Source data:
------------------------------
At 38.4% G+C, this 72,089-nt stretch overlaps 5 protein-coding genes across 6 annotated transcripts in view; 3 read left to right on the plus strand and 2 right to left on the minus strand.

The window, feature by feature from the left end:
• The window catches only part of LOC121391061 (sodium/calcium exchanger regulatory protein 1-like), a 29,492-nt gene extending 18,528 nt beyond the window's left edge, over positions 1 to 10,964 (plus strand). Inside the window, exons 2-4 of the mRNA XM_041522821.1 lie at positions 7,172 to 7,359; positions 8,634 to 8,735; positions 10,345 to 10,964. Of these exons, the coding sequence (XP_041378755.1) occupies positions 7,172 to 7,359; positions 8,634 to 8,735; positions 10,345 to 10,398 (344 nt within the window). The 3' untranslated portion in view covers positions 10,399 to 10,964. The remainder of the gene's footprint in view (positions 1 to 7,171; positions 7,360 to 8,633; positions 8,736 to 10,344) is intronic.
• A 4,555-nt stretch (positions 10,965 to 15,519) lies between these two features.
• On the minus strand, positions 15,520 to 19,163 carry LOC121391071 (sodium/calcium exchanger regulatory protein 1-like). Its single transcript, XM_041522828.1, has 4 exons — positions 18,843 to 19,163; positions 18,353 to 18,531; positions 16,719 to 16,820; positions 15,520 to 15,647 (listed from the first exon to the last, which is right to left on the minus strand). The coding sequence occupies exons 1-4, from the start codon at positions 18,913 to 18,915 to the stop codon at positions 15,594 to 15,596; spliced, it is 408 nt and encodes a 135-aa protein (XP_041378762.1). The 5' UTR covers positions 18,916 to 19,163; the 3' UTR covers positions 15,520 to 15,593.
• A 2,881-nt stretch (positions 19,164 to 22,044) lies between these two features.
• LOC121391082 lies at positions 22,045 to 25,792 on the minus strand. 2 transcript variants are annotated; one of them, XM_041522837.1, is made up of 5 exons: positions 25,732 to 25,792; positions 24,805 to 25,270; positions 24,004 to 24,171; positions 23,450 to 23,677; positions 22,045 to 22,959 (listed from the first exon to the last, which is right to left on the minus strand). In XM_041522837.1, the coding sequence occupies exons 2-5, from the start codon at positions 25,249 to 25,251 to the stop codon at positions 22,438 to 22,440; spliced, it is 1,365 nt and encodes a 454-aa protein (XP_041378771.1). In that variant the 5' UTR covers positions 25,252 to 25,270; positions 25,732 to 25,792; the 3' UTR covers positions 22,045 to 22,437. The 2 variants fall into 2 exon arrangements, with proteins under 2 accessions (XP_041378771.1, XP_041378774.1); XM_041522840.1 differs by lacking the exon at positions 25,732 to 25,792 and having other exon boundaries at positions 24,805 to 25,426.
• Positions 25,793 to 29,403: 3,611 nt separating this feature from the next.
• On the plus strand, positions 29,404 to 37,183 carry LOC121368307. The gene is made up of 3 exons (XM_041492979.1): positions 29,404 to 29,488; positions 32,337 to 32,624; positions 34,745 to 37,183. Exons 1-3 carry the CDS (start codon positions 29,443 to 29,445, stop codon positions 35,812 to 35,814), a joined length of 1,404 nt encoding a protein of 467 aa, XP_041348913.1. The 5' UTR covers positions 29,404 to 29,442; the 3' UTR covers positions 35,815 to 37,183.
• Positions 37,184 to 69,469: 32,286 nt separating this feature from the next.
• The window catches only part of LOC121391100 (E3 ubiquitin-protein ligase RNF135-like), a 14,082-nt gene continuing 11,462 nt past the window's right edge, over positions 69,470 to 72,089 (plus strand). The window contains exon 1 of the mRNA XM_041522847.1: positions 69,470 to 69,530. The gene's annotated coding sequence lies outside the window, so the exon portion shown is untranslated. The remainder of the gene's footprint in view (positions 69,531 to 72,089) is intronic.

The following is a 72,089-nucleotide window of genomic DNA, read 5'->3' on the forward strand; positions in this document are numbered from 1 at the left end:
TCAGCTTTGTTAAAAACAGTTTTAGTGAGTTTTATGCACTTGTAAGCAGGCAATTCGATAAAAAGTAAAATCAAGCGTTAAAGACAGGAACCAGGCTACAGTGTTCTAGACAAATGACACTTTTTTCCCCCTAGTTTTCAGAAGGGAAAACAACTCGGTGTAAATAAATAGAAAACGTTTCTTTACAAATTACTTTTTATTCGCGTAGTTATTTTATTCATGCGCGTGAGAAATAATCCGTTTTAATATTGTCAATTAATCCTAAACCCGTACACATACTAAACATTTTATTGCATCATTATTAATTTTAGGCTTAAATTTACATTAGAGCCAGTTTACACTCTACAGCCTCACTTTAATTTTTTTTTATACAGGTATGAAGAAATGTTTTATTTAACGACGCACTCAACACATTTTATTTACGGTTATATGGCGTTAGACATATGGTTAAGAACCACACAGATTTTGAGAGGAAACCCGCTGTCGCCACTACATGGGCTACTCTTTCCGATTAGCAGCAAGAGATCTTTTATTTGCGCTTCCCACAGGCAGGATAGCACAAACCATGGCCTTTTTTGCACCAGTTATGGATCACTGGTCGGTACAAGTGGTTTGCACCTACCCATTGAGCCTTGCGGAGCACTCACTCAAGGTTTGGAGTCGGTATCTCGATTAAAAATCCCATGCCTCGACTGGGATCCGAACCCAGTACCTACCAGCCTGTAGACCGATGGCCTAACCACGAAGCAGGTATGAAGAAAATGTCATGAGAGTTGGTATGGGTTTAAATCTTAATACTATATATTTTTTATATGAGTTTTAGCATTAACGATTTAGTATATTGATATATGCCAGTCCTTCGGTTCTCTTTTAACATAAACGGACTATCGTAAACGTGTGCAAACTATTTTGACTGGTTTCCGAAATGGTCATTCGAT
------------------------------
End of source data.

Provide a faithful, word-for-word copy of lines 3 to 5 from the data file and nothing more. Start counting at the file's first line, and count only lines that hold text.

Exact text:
• The window catches only part of LOC121391061 (sodium/calcium exchanger regulatory protein 1-like), a 29,492-nt gene extending 18,528 nt beyond the window's left edge, over positions 1 to 10,964 (plus strand). Inside the window, exons 2-4 of the mRNA XM_041522821.1 lie at positions 7,172 to 7,359; positions 8,634 to 8,735; positions 10,345 to 10,964. Of these exons, the coding sequence (XP_041378755.1) occupies positions 7,172 to 7,359; positions 8,634 to 8,735; positions 10,345 to 10,398 (344 nt within the window). The 3' untranslated portion in view covers positions 10,399 to 10,964. The remainder of the gene's footprint in view (positions 1 to 7,171; positions 7,360 to 8,633; positions 8,736 to 10,344) is intronic.
• A 4,555-nt stretch (positions 10,965 to 15,519) lies between these two features.
• On the minus strand, positions 15,520 to 19,163 carry LOC121391071 (sodium/calcium exchanger regulatory protein 1-like). Its single transcript, XM_041522828.1, has 4 exons — positions 18,843 to 19,163; positions 18,353 to 18,531; positions 16,719 to 16,820; positions 15,520 to 15,647 (listed from the first exon to the last, which is right to left on the minus strand). The coding sequence occupies exons 1-4, from the start codon at positions 18,913 to 18,915 to the stop codon at positions 15,594 to 15,596; spliced, it is 408 nt and encodes a 135-aa protein (XP_041378762.1). The 5' UTR covers positions 18,916 to 19,163; the 3' UTR covers positions 15,520 to 15,593.